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Biotech needs to polish its message as elections approach, experts say

The pollster pulled no punches: The biopharma industry has a poor public image, and politicians in both parties are ready to back drug price controls, Neil Newhouse, Partner at Public Opinion Strategies, told a June 4 panel at the BIO International Convention in San Diego.

But the public also appreciates biopharma’s innovation and contributions to health. Furthermore, appropriate messaging can improve the policy landscape, according to Newhouse and two former members of Congress who joined the panel: Kathleen Rice, a Democrat from New York, and Greg Walden, a Republican from Oregon who chaired the Energy & Commerce Committee.

According to moderator Fritz Bittenbender, SVP at Genentech and the new vice chair of the Board of the Biotechnology Innovation Organization (BIO), the biotech industry must get out its message and bolster its reputation during an election year.

“Our industry needs to do better in order to create champions in Washington and in the states, and tell a different story to an American public that just isn’t understanding the value our companies are bringing to patients, and frankly, to our society,” Bittenbender said. “We have to do some things fundamentally differently, and that’s what we’re going to talk about today.”

“One thing that shined through from this panel discussion was the need to get back to the basics and put the stories of patients front and center in our work,” said Aiken Hackett, BIO’s SVP of Federal Government Relations. “Servicing the needs of patients, and alleviating human suffering, is what drives the researchers and business leaders across our industry. We need to make sure that elected officials are hearing these stories and understanding the vital role that patients play in decision making across all facets of our work.”

“This will be one of our key priorities at BIO as we engage with Members of Congress on both sides of the aisle,” she continued.

Views of biopharma, by the numbers

The panel opened with Newhouse sharing the latest numbers from his firm’s poll on the upcoming election, public opinions on biopharma, and the implications for the biotech industry.

There were some positive findings regarding opinions of the pharmaceutical industry. “Having a strong and innovative pharmaceutical industry in the U.S. is important to discover future treatments,” according to 88% of those polled, he said. And 75% believe “it’s important to remain a leader in pharmaceutical innovation.”

However, in a survey asking the public to rate their favorite from among 20 different industries they like most, restaurants, farming, and computers scored well, while pharmaceuticals was the least popular.

“The COVID bump the industry had is gone. It’s disappeared,” Newhouse said.

While the public blames the insurance industry for the higher costs of health care, the public also believes the biopharma industry drives up prices and charges too much for medicine, noted Newhouse. He added that drug prices are an issue in the current election campaigns, and the topic is likely to remain a political issue unless things change.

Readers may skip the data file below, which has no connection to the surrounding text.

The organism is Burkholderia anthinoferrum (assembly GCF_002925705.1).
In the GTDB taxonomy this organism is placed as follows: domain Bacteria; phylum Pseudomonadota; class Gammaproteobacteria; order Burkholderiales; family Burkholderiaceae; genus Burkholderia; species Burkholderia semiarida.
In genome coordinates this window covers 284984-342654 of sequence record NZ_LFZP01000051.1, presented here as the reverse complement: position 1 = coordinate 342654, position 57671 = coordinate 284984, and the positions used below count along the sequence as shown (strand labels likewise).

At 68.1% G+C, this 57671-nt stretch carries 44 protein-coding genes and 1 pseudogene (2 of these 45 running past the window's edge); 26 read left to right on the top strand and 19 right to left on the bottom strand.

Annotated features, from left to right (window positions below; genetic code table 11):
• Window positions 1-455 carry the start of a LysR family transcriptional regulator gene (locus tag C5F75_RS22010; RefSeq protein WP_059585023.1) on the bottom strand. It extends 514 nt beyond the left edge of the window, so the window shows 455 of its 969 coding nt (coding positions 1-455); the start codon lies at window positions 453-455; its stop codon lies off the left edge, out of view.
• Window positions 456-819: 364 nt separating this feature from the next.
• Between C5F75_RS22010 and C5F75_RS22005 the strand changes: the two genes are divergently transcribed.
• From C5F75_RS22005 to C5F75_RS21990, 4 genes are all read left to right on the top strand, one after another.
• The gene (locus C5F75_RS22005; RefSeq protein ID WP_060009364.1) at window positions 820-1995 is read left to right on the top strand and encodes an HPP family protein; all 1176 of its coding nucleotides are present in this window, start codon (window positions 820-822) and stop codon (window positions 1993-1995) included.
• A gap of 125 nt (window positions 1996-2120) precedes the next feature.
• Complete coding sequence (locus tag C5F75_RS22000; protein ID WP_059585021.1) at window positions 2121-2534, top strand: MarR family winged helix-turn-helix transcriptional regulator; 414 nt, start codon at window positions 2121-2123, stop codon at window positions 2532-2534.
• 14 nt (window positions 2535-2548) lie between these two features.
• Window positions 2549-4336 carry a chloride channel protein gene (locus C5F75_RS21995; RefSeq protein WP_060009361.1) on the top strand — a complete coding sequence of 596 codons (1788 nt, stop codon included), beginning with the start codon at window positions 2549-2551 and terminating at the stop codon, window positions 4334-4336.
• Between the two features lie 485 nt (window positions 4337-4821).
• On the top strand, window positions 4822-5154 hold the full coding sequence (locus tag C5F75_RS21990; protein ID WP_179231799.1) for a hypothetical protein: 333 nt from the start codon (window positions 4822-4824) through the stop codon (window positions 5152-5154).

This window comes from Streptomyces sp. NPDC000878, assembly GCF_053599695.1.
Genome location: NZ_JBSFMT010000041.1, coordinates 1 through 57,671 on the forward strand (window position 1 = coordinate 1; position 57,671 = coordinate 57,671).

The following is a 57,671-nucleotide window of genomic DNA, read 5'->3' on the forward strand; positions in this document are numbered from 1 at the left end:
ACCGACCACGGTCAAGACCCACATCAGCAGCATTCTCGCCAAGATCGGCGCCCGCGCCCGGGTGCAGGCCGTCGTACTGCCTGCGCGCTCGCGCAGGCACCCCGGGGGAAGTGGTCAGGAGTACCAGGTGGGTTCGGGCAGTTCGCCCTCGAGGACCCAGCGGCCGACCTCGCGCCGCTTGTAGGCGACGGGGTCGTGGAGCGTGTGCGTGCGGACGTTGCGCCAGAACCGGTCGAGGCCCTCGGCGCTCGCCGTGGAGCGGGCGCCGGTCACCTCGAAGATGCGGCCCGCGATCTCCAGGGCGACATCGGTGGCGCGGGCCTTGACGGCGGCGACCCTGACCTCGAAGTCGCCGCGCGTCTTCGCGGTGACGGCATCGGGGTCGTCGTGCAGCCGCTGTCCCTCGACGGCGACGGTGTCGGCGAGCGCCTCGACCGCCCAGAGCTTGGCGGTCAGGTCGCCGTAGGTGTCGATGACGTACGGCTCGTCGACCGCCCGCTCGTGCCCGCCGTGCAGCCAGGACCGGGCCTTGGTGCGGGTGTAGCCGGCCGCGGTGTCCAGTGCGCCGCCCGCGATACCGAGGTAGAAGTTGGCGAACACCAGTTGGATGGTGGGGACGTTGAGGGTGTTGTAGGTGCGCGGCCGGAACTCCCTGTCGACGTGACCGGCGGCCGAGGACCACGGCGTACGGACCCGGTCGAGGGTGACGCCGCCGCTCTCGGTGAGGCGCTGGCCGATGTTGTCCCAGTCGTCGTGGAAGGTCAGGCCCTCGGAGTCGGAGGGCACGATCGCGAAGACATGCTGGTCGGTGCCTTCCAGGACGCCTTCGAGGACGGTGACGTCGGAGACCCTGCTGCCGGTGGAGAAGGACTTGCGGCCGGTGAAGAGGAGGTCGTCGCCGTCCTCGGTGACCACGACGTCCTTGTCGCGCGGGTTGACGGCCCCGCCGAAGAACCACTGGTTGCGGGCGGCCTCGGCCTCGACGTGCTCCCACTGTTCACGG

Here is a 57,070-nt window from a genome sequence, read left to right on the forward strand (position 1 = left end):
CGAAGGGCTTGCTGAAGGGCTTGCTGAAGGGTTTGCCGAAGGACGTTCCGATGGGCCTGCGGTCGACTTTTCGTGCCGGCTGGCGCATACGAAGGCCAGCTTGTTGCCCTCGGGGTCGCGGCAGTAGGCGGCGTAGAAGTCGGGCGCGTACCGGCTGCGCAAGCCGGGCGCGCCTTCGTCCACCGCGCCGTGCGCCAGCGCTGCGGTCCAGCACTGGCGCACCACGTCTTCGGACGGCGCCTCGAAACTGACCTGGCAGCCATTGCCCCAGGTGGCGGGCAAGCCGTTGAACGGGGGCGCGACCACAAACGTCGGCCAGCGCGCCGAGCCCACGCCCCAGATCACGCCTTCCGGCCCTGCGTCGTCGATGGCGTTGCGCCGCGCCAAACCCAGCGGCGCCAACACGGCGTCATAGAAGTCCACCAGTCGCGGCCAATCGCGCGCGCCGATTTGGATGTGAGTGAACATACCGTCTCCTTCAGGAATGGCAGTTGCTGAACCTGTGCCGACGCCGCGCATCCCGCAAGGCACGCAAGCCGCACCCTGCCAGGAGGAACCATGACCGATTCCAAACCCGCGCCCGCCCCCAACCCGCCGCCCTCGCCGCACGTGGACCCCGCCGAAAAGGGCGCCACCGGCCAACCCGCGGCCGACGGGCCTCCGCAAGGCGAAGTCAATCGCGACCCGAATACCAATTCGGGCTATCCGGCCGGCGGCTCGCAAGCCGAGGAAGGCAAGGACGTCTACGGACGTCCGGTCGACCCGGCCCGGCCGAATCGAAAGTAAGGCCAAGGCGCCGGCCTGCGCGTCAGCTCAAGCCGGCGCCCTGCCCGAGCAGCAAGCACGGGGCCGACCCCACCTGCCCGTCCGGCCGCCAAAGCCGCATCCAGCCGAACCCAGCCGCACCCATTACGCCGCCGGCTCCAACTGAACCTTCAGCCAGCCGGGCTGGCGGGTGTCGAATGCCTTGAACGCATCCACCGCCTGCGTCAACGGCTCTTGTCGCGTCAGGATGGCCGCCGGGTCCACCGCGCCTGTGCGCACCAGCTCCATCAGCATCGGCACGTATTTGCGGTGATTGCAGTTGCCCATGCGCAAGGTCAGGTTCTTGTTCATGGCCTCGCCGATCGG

The need for champions

So, what can the biotech industry do? First of all, start talking to Members of Congress to ensure they understand the issues, panelists said.

Seeking influence on Capitol Hill should involve “more than throwing money at people in Washington,” said former Rep. Rice. “Throw your knowledge at them. Because most people don’t understand the issues.”

“What you need is to develop champions now,” said former Rep. Walden, “not when there’s a crisis on your door.” He recommended that biotech companies get in touch with lawmakers and invite them to visit and learn more about how the business works.

“One of the things we’re really trying to do is really focus on champion development,” especially now that Republicans have shifted from being “the party of business” to being more populist, Bittenbender said. “We recognize that in both parties now we need to really work hard to find members who understand our industry.”

Walden agreed that in the current environment both parties are likely to support continued drug price controls, and the winner of the presidential contest won’t matter. “Joe Biden will double down,” and Donald Trump would not be much better, he said. The same is true of Democrats and Republicans running for Congress, he added.

A public appeal

In this situation, Rice recommended that, in addition to talking to lawmakers, it’s important to appeal directly to voters and explain the issues affecting drug prices, such as pharmacy benefit managers and insurers.

“I think your better play is to the general public,” she said. “Speak to people in a language they can understand.”

Given that the biopharma industry has the second-largest advertising spending after retail, there should be enough funding to afford some campaign-style advertising, said Rice. “Not for nothing but you guys have the dough to do it,” she said.

Walden agreed that explaining the complex situation of biotech to the public in a clear manner would have an impact.

“You’ve got to message and you’ve got to message better,” he said.